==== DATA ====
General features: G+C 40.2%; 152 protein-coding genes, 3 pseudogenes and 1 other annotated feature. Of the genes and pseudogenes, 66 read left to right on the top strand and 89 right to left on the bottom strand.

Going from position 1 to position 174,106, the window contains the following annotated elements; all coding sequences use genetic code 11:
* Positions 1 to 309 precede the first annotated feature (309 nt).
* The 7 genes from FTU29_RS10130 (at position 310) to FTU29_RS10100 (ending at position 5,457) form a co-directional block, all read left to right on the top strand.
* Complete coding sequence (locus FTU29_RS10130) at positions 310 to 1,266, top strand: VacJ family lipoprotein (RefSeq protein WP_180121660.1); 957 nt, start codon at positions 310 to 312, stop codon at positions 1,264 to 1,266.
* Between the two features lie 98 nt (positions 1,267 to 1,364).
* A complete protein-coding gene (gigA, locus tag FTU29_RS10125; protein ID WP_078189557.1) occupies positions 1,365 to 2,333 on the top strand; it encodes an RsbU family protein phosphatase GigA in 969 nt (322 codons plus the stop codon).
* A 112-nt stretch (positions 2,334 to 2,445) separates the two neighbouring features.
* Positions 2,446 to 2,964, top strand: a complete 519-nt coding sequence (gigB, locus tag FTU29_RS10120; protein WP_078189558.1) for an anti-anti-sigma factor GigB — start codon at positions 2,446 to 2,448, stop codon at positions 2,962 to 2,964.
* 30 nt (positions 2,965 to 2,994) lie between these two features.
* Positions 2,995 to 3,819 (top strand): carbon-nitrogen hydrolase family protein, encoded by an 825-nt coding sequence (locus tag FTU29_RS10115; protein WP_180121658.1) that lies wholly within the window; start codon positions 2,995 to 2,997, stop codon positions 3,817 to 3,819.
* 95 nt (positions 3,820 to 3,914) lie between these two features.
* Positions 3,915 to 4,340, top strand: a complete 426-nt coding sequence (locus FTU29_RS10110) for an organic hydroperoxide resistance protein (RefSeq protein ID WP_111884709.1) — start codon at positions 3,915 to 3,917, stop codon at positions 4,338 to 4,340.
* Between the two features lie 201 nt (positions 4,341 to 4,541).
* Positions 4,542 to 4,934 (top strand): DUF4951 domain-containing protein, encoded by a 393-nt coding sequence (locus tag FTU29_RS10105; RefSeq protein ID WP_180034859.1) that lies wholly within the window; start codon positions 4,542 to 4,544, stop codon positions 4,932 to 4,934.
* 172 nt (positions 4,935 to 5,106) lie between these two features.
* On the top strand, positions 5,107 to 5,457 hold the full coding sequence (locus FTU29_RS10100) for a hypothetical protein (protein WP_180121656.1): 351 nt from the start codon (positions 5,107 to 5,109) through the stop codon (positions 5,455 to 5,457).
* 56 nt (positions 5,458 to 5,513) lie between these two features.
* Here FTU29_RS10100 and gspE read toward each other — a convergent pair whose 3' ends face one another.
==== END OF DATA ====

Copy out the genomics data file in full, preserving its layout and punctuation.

General features: G+C 40.2%; 152 protein-coding genes, 3 pseudogenes and 1 other annotated feature. Of the genes and pseudogenes, 66 read left to right on the top strand and 89 right to left on the bottom strand.

Going from position 1 to position 174,106, the window contains the following annotated elements; all coding sequences use genetic code 11:
* Positions 1 to 309 precede the first annotated feature (309 nt).
* The 7 genes from FTU29_RS10130 (at position 310) to FTU29_RS10100 (ending at position 5,457) form a co-directional block, all read left to right on the top strand.
* Complete coding sequence (locus FTU29_RS10130) at positions 310 to 1,266, top strand: VacJ family lipoprotein (RefSeq protein WP_180121660.1); 957 nt, start codon at positions 310 to 312, stop codon at positions 1,264 to 1,266.
* Between the two features lie 98 nt (positions 1,267 to 1,364).
* A complete protein-coding gene (gigA, locus tag FTU29_RS10125; protein ID WP_078189557.1) occupies positions 1,365 to 2,333 on the top strand; it encodes an RsbU family protein phosphatase GigA in 969 nt (322 codons plus the stop codon).
* A 112-nt stretch (positions 2,334 to 2,445) separates the two neighbouring features.
* Positions 2,446 to 2,964, top strand: a complete 519-nt coding sequence (gigB, locus tag FTU29_RS10120; protein WP_078189558.1) for an anti-anti-sigma factor GigB — start codon at positions 2,446 to 2,448, stop codon at positions 2,962 to 2,964.
* 30 nt (positions 2,965 to 2,994) lie between these two features.
* Positions 2,995 to 3,819 (top strand): carbon-nitrogen hydrolase family protein, encoded by an 825-nt coding sequence (locus tag FTU29_RS10115; protein WP_180121658.1) that lies wholly within the window; start codon positions 2,995 to 2,997, stop codon positions 3,817 to 3,819.
* 95 nt (positions 3,820 to 3,914) lie between these two features.
* Positions 3,915 to 4,340, top strand: a complete 426-nt coding sequence (locus FTU29_RS10110) for an organic hydroperoxide resistance protein (RefSeq protein ID WP_111884709.1) — start codon at positions 3,915 to 3,917, stop codon at positions 4,338 to 4,340.
* Between the two features lie 201 nt (positions 4,341 to 4,541).
* Positions 4,542 to 4,934 (top strand): DUF4951 domain-containing protein, encoded by a 393-nt coding sequence (locus tag FTU29_RS10105; RefSeq protein ID WP_180034859.1) that lies wholly within the window; start codon positions 4,542 to 4,544, stop codon positions 4,932 to 4,934.
* 172 nt (positions 4,935 to 5,106) lie between these two features.
* On the top strand, positions 5,107 to 5,457 hold the full coding sequence (locus FTU29_RS10100) for a hypothetical protein (protein WP_180121656.1): 351 nt from the start codon (positions 5,107 to 5,109) through the stop codon (positions 5,455 to 5,457).
* 56 nt (positions 5,458 to 5,513) lie between these two features.
* Here FTU29_RS10100 and gspE read toward each other — a convergent pair whose 3' ends face one another.